What is most surprising is where the big contradictions are coming from – the big states.
The Russian government now trades its famous total control for “no support and no responsibility,” enforcing no severe rules, instead leaving rules that you can interpret however you want. With no evidence of how the Russian vaccine deals with the Delta variant, no improvements in (or even talks about) ventilation of the halls, people are allowed to fill the venues at 50 percent with masks and no proof of vaccination. QR-codes are very unpopular there. But when some regions decided to implement the QR-code system, it was immediately decided to abolish the wearing of masks for those with QR-codes, even indoors. Another tricky situation for the opera houses to navigate is that for now, in 65 out of the 85 regions of Russia, all people over 60, who constitute a significant part of the theater-going audience, must self-isolate. Unfortunately, the statistics of vaccination of older people are not giving any relief to this rule.
In the US, COVID is a political tool, and COVID rules have nothing to do with safety in some states. In several states, full capacity is allowed and no extra social distancing is required when there is proof of vaccination combine with wearing masks indoors. However, others insist that neither masks nor vaccination can be required at all. In this second approach, the capacity must be limited or the safety is totally compromised. The capacity is a key factor for theaters in the US, so they are unlikely to risk it when legal regulation is missing. Freedom may not be a blessing at all in this case.
When the opera season started, we tried to forget about the pandemic and enjoy art. The only question was: can we keep the process live/not online? We didn’t want anymore lockdowns. And for now, our prayers have been answered.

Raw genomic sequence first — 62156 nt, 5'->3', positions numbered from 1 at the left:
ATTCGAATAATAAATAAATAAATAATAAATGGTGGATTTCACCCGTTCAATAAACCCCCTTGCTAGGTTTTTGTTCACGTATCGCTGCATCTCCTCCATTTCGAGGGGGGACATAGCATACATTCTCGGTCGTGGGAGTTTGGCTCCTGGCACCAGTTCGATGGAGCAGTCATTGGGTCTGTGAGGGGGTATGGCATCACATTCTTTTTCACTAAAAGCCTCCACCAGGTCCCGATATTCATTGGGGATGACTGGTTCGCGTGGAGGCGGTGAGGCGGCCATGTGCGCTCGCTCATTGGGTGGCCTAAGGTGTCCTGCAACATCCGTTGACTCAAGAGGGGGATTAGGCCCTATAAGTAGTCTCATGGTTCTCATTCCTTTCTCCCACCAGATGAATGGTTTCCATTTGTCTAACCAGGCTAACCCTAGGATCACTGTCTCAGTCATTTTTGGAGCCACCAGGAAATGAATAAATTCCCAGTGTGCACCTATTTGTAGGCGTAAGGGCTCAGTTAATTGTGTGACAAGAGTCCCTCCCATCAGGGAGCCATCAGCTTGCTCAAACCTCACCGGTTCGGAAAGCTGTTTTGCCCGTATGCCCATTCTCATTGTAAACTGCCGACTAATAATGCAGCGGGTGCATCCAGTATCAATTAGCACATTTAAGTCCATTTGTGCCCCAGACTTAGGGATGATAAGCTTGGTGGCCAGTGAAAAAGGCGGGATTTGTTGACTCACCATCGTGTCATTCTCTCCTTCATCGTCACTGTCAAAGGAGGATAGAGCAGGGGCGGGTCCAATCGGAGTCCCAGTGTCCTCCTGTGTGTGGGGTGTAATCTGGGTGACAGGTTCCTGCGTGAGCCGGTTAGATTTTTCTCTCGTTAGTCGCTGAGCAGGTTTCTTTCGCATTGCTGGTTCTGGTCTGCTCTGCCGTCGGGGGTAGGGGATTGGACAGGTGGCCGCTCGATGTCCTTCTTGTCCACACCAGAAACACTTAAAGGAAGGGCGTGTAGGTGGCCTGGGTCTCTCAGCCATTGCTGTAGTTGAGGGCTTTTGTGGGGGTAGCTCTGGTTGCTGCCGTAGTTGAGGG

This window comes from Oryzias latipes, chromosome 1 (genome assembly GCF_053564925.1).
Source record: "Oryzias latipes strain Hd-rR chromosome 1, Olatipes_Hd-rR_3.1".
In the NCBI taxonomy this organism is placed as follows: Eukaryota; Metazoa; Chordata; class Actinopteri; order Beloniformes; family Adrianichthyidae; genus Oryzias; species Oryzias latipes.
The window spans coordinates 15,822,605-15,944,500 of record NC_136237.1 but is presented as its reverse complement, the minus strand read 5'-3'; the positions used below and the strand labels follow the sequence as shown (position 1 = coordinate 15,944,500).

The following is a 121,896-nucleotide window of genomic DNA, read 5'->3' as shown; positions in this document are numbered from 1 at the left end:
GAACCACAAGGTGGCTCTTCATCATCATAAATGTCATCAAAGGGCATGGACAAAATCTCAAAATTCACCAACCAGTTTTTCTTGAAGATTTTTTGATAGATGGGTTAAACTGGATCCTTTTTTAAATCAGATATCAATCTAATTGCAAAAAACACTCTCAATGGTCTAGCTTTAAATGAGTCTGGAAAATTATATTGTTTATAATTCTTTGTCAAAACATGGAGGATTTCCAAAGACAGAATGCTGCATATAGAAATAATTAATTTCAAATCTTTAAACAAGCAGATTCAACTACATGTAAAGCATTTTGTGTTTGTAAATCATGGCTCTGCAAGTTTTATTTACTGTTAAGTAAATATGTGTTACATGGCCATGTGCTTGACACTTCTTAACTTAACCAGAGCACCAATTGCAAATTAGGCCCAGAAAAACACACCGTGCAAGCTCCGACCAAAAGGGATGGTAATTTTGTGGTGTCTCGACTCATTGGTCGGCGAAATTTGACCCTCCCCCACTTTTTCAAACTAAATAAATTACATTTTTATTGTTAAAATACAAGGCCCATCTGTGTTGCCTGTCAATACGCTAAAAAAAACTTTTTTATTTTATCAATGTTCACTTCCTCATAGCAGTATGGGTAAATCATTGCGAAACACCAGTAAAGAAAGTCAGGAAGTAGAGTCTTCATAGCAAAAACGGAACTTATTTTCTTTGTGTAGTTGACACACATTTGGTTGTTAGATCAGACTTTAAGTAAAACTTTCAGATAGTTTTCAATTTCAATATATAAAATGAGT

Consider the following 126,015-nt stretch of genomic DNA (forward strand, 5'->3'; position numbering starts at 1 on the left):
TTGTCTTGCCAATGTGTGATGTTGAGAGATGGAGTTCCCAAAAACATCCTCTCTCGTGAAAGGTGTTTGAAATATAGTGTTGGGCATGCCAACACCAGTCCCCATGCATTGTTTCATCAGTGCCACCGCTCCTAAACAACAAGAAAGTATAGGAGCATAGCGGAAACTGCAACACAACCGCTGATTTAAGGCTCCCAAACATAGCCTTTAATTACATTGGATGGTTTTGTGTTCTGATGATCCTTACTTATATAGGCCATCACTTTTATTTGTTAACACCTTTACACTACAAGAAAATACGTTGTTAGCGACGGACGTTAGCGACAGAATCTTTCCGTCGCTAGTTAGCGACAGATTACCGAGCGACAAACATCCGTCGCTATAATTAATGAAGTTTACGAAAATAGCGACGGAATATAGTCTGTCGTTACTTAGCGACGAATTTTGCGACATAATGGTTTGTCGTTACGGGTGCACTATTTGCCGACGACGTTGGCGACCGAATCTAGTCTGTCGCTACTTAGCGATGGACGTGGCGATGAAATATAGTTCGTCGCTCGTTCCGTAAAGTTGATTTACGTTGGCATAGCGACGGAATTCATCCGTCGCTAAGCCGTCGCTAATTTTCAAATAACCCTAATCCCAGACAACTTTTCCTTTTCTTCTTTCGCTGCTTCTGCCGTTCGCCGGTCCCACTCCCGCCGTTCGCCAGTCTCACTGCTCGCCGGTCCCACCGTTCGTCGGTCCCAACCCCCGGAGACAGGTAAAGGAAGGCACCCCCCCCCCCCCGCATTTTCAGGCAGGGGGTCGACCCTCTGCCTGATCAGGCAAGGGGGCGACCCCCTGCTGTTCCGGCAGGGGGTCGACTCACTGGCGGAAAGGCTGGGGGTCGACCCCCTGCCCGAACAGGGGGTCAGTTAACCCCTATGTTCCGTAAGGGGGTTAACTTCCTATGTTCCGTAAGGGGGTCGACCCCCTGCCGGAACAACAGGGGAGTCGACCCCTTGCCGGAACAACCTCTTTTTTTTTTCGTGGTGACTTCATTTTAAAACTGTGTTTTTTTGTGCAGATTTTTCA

But is it good for us?
People are tired. People are angry. People are not that scared anymore. They demand that they want their freedom back. And the politics tend to give what is demanded by the masses. But let’s think on it a moment – would you give sweets to your kid just because he / her demanded them? Would you allow them to go wherever they want? Not if you care about them. To listen and to know is part of caring. Giving anything they ask for without much responsibility is populism. And when we face it in our adult life, we should think twice about what we are asking for.
Oh, sorry, sure, not us. Not most of the people reading this anyway. It’s not us who demanded this. I bet most of us are responsible and follow reasonable rules. And wash their hands, and vaccinate if possible, and maintain respectable social distance. And yet, we too do not ask enough for what is so needed. Education: the word that lost so much during the pandemic. Education: the main basis of our safety and freedom. That is what would make us bigger and stronger. Put more people on our side, reduce the populism. Increase the common sense in the society. Because it concerns everyone.
It is so easy to blame the Russian government or Trump states… while thinking that our beautiful art is so high above all this hustle and bustle. And how opera houses just need to adapt to the new regulations. The rules are given and we will see the results soon… The numbers will tell us which approach is successful, right?
But these are not numbers! These are people still dying. Thousands! Daily. Whose responsibility is that? Surely, not opera houses!
Or is it?